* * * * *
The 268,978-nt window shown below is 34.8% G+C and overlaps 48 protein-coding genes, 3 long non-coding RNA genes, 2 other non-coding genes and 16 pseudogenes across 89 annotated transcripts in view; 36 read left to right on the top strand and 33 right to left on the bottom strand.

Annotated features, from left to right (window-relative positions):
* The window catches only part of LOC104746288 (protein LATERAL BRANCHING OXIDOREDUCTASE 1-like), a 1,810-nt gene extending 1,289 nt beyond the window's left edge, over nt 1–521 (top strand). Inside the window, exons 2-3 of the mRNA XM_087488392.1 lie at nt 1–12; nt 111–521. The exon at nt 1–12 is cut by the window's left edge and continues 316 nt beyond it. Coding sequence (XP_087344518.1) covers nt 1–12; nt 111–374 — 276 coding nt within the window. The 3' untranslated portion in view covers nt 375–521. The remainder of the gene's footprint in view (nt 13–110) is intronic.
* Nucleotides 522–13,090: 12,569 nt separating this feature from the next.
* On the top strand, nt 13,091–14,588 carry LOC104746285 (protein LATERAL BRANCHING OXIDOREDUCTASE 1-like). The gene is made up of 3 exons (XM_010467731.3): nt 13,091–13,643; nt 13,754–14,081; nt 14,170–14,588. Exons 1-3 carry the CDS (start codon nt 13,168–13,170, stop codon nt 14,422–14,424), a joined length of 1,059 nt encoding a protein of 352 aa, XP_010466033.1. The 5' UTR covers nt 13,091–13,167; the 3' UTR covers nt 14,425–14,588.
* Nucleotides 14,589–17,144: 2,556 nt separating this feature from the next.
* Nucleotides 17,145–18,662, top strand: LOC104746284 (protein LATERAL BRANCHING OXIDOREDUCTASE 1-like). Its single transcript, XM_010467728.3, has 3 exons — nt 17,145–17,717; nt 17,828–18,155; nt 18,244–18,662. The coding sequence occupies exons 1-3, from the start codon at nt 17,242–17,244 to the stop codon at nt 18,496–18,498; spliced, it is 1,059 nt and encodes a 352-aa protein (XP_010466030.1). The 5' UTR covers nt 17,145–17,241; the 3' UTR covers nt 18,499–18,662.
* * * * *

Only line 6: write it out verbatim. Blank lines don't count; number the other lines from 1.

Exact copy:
* Nucleotides 14,589–17,144: 2,556 nt separating this feature from the next.